The last production Gnat T.Mk 1 flew on 9 April 1965 and was delivered to the RAF on 14 May, in the all-red scheme of the Red Arrows team. The Central Flying School, then at Little Rissington, first introduced the type in February 1962 but the major operator was No. 4 Flying Training School at Valley, which took its first aircraft on strength in November 1962 and which, in 1964, introduced the Gnat to the formation aerobatic scene, operating five all-yellow Gnats known as the Yellowjacks.
The team reformed as the Red Arrows in 1965, under the control of the Central Flying School, and its Gnats were withdrawn finally at the end of the 1979 display season, to be replaced in 1980 by the British Aerospace Hawk T.Mk 1. No. 4 FTS retired its Gnats on 24 November 1978.
Once pilots graduated from basic training on the BAC Jet Provost and gained their wings they were selected for one of three streams: fast jet, multi-engined, or helicopter. Those selected for fast jets were posted to RAF Valley for advanced training on the Gnat T.1, typically 70 hours of flying. Students would then move on to operational training using the Hawker Hunter, followed by a posting to an operational conversion unit for the type of aircraft to be flown.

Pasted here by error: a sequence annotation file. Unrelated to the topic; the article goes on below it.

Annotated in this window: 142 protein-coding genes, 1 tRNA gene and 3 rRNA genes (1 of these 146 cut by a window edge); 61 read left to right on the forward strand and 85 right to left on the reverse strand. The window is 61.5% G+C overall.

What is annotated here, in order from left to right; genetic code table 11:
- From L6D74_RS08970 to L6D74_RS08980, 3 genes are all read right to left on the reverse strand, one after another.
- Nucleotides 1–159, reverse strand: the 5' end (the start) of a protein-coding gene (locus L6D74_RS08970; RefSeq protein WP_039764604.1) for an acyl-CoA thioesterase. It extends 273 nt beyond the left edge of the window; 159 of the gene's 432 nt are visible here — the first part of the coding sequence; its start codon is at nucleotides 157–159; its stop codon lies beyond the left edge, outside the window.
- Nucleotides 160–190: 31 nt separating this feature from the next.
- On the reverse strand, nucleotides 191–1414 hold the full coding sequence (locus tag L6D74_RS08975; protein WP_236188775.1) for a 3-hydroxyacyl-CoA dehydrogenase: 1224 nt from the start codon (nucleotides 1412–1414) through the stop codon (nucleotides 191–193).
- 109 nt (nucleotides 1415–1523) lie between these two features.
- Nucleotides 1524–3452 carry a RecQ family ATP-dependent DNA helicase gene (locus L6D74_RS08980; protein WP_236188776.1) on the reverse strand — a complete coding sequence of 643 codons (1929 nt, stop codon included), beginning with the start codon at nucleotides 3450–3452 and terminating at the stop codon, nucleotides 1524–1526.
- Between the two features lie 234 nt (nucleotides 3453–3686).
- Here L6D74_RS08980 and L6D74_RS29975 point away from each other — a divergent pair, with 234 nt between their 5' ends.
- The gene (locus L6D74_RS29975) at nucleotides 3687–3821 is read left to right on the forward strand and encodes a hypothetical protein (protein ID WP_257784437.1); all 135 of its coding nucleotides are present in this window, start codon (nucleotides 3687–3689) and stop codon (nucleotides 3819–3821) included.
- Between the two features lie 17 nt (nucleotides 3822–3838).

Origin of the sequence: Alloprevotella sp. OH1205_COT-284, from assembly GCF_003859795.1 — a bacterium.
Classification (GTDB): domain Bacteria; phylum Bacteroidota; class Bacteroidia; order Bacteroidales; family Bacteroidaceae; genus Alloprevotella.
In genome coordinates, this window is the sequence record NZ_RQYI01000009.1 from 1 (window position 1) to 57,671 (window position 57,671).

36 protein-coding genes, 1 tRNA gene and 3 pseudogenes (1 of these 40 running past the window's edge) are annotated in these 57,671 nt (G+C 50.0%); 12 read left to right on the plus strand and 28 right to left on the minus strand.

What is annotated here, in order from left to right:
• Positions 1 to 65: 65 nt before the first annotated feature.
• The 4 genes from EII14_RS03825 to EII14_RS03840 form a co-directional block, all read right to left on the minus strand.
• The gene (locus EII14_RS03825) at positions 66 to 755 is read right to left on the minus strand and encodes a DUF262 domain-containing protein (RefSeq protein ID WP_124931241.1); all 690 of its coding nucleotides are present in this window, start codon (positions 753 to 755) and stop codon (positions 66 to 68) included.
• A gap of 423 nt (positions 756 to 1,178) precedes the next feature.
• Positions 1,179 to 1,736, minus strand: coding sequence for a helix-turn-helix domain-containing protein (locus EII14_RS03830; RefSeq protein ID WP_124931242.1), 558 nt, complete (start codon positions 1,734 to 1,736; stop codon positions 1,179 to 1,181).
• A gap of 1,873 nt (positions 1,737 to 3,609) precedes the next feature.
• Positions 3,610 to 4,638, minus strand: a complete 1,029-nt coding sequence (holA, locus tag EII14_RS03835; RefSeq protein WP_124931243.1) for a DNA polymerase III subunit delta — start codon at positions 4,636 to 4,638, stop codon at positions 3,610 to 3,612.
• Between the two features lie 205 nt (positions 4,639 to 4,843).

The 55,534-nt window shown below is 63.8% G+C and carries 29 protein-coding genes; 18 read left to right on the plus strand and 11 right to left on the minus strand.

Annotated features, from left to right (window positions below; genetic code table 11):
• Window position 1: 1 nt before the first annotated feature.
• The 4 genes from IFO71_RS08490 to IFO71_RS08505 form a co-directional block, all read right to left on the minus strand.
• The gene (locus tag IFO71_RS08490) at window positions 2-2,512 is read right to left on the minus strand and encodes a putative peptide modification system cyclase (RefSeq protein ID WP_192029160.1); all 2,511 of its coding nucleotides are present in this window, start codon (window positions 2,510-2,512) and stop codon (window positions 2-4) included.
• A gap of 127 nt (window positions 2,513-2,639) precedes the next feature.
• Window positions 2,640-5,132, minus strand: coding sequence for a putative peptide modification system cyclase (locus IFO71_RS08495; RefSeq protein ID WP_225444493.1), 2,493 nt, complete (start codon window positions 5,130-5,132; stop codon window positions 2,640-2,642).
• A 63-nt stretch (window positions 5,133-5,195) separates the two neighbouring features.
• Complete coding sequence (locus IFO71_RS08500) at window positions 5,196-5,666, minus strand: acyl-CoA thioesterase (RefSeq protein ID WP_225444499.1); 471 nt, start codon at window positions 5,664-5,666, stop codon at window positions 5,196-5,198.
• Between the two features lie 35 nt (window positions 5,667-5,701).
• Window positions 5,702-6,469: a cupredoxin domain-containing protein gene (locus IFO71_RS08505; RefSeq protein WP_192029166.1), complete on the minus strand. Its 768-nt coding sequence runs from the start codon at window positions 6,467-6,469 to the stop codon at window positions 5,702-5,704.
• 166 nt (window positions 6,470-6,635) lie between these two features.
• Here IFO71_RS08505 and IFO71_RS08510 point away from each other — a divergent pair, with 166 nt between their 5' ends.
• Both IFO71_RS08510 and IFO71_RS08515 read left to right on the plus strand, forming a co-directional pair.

Gnat T.1 XS105 60 4 FTS
Following the introduction of the Hawker Siddeley Hawk into the training role as a replacement the Gnats were withdrawn from service. The largest operator 4 FTS retired its last Gnat in November 1978. Most of the retired Gnats were delivered to No. 1 School of Technical Training at RAF Halton and other training establishments to be used as ground training airframes. When the RAF had no need for the Gnats as training airframes they were sold off. Many were bought by private operators and are still flying in 2014.


Including licence built models, India received 238 plus 79 similar Ajeets. The first 13 aircraft for the Indian Air Force (IAF) were assembled at Hamble-le-Rice, they were followed by partly completed aircraft and then sub-assemblies as Hindustan Aircraft slowly took over first assembly, and then production of the aircraft. The first flight of an Indian Air Force Gnat was in the United Kingdom on 11 January 1958, it was delivered to India in the hold of a C-119, and accepted by the Air Force on 30 January 1958. The first Gnat squadron was the No. 23 (Cheetah), which converted from Vampire FB.52 on 18 March 1960 using six Folland-built Gnats. The first aircraft built from Indian-built parts first flew in May 1962. The last Indian-built Gnat F.1 was delivered on 31 January 1974.